# Axiom of regularity definition

I was reading about the axiom of regularity on Wikipedia.

It is stated that:

In mathematics, the axiom of regularity (also known as the axiom of foundation) is an axiom of Zermelo–Fraenkel set theory that states that every non-empty set $$A$$ contains an element that is disjoint from $$A$$.

$$\forall x\left(x\neq \emptyset\implies\exists y\in x\left(y\cap x=\emptyset\right)\right)$$

How can this be correct?

If $$A$$ contains an element $$x$$, then $$x$$ can not be disjoint from $$A$$, because $$x$$ belongs both to $$A$$ and to the set containing only $$x$$.

What am I misunderstanding?

• Your question makes no sense. Syntactically. Jun 1, 2017 at 10:33
• What does it mean that $x$ is "from" $A$, and what do you mean by "belongs"? Jun 1, 2017 at 10:48
• Are you concerned about an element being part of two or more sets at the same time? Look at this: $A=\{\{1,2\},\{2,3\},2\}$. The $2$ is element of both sets inside $A$ and of $A$ itself. Are you feeling uncomfortable with this? Jun 1, 2017 at 10:50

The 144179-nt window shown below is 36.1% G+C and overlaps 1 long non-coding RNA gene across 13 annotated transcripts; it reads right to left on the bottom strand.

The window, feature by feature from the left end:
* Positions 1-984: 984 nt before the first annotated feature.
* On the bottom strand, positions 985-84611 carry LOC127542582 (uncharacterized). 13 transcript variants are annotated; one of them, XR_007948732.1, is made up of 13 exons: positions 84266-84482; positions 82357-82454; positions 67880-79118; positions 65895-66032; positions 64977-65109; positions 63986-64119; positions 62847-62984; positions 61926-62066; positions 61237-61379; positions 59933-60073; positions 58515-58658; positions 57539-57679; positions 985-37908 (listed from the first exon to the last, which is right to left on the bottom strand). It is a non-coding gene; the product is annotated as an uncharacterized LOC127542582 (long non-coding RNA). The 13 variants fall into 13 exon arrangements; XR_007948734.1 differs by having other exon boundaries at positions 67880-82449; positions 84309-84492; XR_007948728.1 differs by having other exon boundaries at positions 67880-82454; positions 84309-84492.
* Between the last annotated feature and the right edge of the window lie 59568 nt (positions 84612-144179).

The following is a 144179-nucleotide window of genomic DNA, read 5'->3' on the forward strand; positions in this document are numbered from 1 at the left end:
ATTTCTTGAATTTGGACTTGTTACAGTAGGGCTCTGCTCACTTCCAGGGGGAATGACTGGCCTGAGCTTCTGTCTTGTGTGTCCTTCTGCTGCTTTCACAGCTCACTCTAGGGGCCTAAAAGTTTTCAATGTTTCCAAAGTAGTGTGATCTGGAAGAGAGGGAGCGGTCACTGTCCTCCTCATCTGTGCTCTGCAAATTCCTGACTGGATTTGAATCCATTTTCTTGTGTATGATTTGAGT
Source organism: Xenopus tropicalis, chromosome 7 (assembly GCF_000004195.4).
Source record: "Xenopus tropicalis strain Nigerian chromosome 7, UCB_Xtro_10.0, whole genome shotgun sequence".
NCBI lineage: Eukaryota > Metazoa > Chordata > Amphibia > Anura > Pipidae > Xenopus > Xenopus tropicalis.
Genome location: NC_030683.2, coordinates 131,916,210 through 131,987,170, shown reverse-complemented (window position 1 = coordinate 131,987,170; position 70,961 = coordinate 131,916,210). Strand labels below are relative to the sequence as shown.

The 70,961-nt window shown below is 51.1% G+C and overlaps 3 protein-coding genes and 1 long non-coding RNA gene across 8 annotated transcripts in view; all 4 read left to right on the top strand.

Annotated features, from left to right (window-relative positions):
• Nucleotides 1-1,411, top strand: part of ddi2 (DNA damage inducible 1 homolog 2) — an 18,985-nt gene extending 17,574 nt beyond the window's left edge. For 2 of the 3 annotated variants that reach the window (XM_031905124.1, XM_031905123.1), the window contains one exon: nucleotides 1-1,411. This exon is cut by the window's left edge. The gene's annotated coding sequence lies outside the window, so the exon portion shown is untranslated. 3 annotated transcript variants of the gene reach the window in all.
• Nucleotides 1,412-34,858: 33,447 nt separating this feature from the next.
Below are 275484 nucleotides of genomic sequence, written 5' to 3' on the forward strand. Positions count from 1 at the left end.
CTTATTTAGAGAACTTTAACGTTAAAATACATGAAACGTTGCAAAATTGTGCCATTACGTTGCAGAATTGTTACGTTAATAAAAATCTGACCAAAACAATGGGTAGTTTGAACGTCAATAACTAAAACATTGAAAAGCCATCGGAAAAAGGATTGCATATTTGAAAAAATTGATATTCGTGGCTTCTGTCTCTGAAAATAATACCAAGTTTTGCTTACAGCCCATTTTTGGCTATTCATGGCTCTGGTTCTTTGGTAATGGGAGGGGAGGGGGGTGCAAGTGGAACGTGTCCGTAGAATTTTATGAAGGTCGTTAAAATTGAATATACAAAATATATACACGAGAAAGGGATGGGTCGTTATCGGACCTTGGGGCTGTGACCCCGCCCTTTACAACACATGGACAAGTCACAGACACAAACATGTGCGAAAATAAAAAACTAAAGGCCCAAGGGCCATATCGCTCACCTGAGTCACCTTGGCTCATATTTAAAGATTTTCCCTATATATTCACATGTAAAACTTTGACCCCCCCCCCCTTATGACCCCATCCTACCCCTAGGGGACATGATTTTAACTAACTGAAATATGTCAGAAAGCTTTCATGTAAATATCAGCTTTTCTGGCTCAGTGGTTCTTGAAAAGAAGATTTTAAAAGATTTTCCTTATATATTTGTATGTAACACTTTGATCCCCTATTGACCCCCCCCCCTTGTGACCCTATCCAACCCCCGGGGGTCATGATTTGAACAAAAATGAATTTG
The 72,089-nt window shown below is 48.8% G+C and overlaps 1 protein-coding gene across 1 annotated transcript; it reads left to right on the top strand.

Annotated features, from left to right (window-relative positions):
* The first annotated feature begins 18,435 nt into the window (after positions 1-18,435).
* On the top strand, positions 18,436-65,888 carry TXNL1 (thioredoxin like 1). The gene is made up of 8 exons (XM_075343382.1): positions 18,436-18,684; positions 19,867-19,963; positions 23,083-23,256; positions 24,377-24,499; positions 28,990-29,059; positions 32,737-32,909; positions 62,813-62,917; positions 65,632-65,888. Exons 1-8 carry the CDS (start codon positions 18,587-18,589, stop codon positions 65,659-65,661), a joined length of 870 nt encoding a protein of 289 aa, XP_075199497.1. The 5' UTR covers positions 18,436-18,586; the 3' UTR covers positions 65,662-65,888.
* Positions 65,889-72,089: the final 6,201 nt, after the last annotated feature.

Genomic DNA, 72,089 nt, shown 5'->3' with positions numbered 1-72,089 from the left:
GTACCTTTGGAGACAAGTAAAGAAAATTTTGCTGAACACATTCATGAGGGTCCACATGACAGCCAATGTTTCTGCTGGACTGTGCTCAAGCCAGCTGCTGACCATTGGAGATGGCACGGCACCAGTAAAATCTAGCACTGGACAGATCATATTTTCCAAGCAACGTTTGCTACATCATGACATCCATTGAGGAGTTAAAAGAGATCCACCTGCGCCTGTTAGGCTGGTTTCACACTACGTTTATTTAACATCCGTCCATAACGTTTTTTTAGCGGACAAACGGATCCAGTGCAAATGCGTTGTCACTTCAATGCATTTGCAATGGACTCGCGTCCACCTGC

• I updated my question because I phrased it poorly.
– bsky
Jun 1, 2017 at 10:52
• An element $x$ is not the same as the set $\{x\}$ containing only this element. Is this the confusing point? If $x\in A$, then $\{x\}$ must not be in $A$, so $x$ can be disjoint from $A$. Jun 1, 2017 at 10:54

One consequence of this is that $x \cap \{x\} = \emptyset$. This often confuses people, because it seems counter-intuitive.
But if the sets $x$ and $\{x\}$ have a common element, it must be $x$ itself, since $x$ is the only element of $\{x\}$. And this would lead us to conclude (reluctantly) that $x \in x$. Such a set would have "no foundation", since we'd have to "keep opening up" the set $x$ only to find still another one inside it: $x\in x \in x \in x\dots$